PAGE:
Hip-hop's royal princes Kanye and Jay-Z duel for the ‘Throne’ at Izod Center concert

'Watch the Throne' pair spread wealth of old and new hits


James Keivom/New York Daily News
Hip-hop legends Jay-Z and Kanye West rock the crowd Saturday night at Izod Center.

Even the most blinged-out stars need to be budget conscious these days — at least if they want to hold their audience. So, it makes sense that two of hip-hop’s hottest names — Jay-Z and Kanye West — would pair up for a two-fer tour, dubbed “Watch The Throne,” which slammed through the Izod Center in the Meadowlands Saturday night.

The first of a quartet of area shows, “Throne” doubles as Kayne’s first tour in four years, as well as Jay’s first major local date since he appeared as part of a previous two-for-one deal (with Eminem) at Yankee Stadium last September.

But if a subsequent savings for fans was guaranteed, the rapport of the stars was not. Jay already has one bomb double headline bill under his belt. Seven years ago, he appeared in the dubiously named “Best of Both Worlds” show with R. Kelly, which ended in canceled dates and acrimony between the stars.

At the start of Saturday’s show, Jay and Kanye seemed to court a disconnect. For the operatic opening number “H.A.M.,” they appeared at opposite ends of the arena — Jay, on a platform that rose from the middle of the venue; Kayne poised on an equally elevated cube on the main stage. Yet their verses folded seamlessly into each other’s. Kayne’s opening lines set a taunting tone that Jay’s late breaking verse answered in striking kind. As on their joint “Watch The Throne” CD, the pair’s live jousts had the quality of playful competitors, each elevated by the challenge.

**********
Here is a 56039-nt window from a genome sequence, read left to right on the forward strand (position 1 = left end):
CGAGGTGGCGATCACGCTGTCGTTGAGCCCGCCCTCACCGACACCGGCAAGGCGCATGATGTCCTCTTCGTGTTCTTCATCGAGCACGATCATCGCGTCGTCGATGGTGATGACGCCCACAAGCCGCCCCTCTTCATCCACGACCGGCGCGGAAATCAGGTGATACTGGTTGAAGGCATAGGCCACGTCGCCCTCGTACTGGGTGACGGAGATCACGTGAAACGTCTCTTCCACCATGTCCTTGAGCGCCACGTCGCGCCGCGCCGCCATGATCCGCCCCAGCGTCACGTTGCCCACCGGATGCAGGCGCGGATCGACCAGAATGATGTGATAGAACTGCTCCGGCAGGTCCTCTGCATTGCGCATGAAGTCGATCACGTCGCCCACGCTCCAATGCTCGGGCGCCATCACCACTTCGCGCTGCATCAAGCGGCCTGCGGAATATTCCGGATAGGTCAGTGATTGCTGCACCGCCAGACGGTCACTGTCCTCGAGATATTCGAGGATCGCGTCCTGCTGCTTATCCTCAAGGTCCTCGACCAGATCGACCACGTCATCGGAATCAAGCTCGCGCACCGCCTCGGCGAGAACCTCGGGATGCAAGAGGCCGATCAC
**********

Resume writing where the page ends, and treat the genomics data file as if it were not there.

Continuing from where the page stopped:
It helps that “Throne” features some of the fastest, and densest work in either star’s canon. The show used its material as the bread in a hits sandwich, surrounding individual showcases in the middle. The new songs found a peak in “Otis,” in which both Jay and Kanye’s rhymes bobbed and weaved amid a forcefully reimagined sample from Otis Redding’s “Try A Little Tenderness.” Equally inventive samples came from artists as far-reaching as Roxy Music’s Phil Manzanera and Spooky Tooth, mixed in with live players.

The core of the show weaved together separate, alternating sets from Jay and Kanye. This especially benefitted Kanye, whose recent albums, and last tour, got bogged down in fodder. Here he culled the cream, from the strident gospel chorus of “Jesus Walks” to the gothic “Power.” Jay-Z, the more consistent performer, drew on his wealth of favorites, from the stuttering “Jigga What” to “Hard Knock Life.” The pair doubled up on that last one and others, together offering not just value for money, but a survey of recent commercial hip-hop at its height.

Set List:


Who Gon Stop Me


Welcome To The Jungle

Gotta Have It

Where I'm From

Nigga What, Nigga Who

Can't Tell Me Nothing

Jesus Walks

Diamonds From Sierra Leone

Public Service Announcement

U Don't Know

Run This Town



Murder To Excellence

New Day

Hard Knock Life


Good Life

Empire State of Mind




On To The Next One

Dirt off Your Shoulder

Touch The Sky

All of the Lights

Big Pimpin'

Gold Digger

99 Problems

No Church in The Wild

Lift Off

Niggas In Paris

Made In America

Why I Love You

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